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Watch India’s Financial System for Bigger Problems

March 9, 2020 (EIRNS)—Significant stress in India’s financial system of banks and shadow banks is going to continue. Bloomberg News reported March 7, “India’s attempt to buttress its financial system by taking control of the country’s fourth-largest private lender has instead triggered widespread confusion and signs of investor panic, adding a fresh layer of risk to an economy that’s already headed for its weakest expansion in more than a decade.” There are depositor runs on Yes Bank’s branches because the nationalization does not expressly guarantee deposits. There are also investor runs on Yes Bank’s bonds—not surprising in itself, but the runs have spread to the bonds of other, smaller banks and shadow banks. And this occurs as India’s banking authorities are also trying to consolidate 29 smaller shadow banks, in various stages of trouble, into 12 larger financial institutions. This may now fail, causing some of those institutions to fail. The Yes Bank failure has also caused the collapse of a payments system which it ran jointly with Walmart India.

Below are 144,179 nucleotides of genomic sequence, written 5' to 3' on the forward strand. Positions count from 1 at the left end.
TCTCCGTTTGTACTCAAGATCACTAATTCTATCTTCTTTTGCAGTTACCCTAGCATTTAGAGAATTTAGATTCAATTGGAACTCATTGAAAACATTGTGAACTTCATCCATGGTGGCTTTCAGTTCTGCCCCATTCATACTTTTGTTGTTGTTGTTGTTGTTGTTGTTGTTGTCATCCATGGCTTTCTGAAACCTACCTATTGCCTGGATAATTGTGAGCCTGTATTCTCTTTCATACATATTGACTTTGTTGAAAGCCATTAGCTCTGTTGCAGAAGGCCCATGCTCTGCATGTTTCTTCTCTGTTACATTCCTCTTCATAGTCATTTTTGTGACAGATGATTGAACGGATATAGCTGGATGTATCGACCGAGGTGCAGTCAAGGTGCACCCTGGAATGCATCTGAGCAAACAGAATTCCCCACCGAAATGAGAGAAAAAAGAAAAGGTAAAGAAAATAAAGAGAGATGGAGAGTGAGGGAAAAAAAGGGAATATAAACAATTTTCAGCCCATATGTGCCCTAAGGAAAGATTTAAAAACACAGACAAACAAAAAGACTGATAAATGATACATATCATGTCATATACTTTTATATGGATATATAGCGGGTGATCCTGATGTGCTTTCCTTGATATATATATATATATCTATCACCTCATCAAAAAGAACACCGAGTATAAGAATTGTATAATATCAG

There has been very little growth in bank lending during the past several years and a corresponding lack of business capital investment. India’s economy has slowed down dramatically as a result of this and the lack of stepped-up government investment in infrastructure for manufacturing or agriculture.

Therefore, the pileup of non-performing loans in the banking system has been going on for more than two years, exacerbated by the failure of the big infrastructure-PPP lender IL&FS (Infrastructure Leasing & Financial Services Ltd.) in 2018.

Severe problems of shadow banks and their counterparties are now infecting commercial banks; India needs a bank separation law immediately.

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